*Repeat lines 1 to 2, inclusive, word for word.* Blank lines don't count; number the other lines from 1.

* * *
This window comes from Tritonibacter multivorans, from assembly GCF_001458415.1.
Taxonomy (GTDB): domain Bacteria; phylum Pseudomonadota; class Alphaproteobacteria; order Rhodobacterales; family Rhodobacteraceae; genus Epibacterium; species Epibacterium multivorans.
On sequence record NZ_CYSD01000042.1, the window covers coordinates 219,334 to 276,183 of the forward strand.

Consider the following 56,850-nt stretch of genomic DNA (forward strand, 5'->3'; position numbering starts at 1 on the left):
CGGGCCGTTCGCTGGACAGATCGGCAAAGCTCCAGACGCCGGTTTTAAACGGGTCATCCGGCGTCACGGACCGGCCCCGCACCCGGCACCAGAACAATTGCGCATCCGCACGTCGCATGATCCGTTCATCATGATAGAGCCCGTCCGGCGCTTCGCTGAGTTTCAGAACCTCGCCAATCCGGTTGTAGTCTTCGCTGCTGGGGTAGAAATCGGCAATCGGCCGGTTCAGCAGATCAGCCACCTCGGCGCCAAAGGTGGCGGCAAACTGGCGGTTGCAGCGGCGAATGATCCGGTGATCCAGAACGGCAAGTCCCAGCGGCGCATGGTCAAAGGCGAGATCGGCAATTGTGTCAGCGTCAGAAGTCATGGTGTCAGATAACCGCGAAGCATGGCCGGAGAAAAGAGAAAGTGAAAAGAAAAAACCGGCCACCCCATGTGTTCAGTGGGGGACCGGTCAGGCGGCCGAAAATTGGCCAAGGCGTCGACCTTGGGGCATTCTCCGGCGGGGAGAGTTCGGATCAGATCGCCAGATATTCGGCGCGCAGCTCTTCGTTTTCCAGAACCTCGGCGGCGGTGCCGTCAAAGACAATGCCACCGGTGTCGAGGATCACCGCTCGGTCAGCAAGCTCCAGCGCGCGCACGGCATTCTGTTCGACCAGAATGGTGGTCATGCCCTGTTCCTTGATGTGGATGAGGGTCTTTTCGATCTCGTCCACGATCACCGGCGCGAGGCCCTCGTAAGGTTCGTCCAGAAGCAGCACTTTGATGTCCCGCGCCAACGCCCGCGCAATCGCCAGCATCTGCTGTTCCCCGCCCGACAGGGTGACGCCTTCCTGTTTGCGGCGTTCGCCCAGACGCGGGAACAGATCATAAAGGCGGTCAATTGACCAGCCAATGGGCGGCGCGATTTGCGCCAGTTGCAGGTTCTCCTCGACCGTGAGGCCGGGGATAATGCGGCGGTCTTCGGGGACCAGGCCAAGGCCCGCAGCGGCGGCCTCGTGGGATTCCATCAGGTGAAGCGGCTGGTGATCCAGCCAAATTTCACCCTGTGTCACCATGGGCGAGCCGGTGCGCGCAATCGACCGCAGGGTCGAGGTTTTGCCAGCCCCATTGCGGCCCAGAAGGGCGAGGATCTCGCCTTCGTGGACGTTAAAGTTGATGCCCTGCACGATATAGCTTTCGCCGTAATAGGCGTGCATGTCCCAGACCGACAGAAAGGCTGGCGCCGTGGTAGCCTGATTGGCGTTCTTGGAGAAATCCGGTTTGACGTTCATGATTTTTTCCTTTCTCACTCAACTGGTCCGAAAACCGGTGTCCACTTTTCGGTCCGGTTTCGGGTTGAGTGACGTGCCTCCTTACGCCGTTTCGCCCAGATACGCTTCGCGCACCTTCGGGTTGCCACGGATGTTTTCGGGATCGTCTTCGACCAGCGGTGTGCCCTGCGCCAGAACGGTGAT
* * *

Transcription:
This window comes from Tritonibacter multivorans, from assembly GCF_001458415.1.
Taxonomy (GTDB): domain Bacteria; phylum Pseudomonadota; class Alphaproteobacteria; order Rhodobacterales; family Rhodobacteraceae; genus Epibacterium; species Epibacterium multivorans.